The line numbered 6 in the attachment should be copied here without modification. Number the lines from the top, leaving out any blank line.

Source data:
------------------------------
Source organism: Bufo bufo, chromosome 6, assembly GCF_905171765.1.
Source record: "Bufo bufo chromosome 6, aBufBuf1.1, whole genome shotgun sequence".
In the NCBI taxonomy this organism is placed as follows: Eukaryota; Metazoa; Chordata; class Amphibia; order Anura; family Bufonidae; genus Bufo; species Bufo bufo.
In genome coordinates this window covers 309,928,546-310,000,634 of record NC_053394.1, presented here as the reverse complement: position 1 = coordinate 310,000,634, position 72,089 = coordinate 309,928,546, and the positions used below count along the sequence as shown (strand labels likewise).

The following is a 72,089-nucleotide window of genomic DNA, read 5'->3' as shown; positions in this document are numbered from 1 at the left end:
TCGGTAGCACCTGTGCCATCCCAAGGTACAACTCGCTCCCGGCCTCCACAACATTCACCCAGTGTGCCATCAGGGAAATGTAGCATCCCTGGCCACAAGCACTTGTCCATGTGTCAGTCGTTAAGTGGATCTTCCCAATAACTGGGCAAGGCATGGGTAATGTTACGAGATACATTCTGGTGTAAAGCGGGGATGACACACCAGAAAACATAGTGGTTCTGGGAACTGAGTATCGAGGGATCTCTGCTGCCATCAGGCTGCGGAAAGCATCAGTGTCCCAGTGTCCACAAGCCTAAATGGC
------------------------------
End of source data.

TCGGTAGCACCTGTGCCATCCCAAGGTACAACTCGCTCCCGGCCTCCACAACATTCACCCAGTGTGCCATCAGGGAAATGTAGCATCCCTGGCCACAAGCACTTGTCCATGTGTCAGTCGTTAAGTGGATCTTCCCAATAACTGGGCAAGGCATGGGTAATGTTACGAGATACATTCTGGTGTAAAGCGGGGATGACACACCAGAAAACATAGTGGTTCTGGGAACTGAGTATCGAGGGATCTCTGCTGCCATCAGGCTGCGGAAAGCATCAGTGTCCCAGTGTCCACAAGCCTAAATGGC